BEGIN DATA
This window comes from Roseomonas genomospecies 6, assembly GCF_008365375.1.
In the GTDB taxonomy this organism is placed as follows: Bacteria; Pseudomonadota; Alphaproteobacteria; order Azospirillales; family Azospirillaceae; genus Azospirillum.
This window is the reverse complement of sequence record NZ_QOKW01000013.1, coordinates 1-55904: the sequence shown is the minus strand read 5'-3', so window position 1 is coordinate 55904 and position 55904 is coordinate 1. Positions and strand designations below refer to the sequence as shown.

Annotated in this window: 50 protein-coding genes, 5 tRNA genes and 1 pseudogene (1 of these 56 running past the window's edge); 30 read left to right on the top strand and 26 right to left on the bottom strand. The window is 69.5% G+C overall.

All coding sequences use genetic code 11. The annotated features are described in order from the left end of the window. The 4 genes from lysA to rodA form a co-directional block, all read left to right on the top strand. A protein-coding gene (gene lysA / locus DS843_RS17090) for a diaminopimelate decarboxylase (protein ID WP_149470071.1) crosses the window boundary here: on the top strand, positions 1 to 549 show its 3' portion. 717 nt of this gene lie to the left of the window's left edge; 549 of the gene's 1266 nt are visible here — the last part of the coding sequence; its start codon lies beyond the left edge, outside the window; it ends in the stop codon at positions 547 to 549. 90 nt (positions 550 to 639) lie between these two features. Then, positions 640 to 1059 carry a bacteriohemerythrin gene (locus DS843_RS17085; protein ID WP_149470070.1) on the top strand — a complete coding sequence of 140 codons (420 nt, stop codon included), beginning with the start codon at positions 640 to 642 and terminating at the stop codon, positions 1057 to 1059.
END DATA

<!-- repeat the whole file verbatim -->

This window comes from Roseomonas genomospecies 6, assembly GCF_008365375.1.
In the GTDB taxonomy this organism is placed as follows: Bacteria; Pseudomonadota; Alphaproteobacteria; order Azospirillales; family Azospirillaceae; genus Azospirillum.
This window is the reverse complement of sequence record NZ_QOKW01000013.1, coordinates 1-55904: the sequence shown is the minus strand read 5'-3', so window position 1 is coordinate 55904 and position 55904 is coordinate 1. Positions and strand designations below refer to the sequence as shown.

Annotated in this window: 50 protein-coding genes, 5 tRNA genes and 1 pseudogene (1 of these 56 running past the window's edge); 30 read left to right on the top strand and 26 right to left on the bottom strand. The window is 69.5% G+C overall.

All coding sequences use genetic code 11. The annotated features are described in order from the left end of the window. The 4 genes from lysA to rodA form a co-directional block, all read left to right on the top strand. A protein-coding gene (gene lysA / locus DS843_RS17090) for a diaminopimelate decarboxylase (protein ID WP_149470071.1) crosses the window boundary here: on the top strand, positions 1 to 549 show its 3' portion. 717 nt of this gene lie to the left of the window's left edge; 549 of the gene's 1266 nt are visible here — the last part of the coding sequence; its start codon lies beyond the left edge, outside the window; it ends in the stop codon at positions 547 to 549. 90 nt (positions 550 to 639) lie between these two features. Then, positions 640 to 1059 carry a bacteriohemerythrin gene (locus DS843_RS17085; protein ID WP_149470070.1) on the top strand — a complete coding sequence of 140 codons (420 nt, stop codon included), beginning with the start codon at positions 640 to 642 and terminating at the stop codon, positions 1057 to 1059.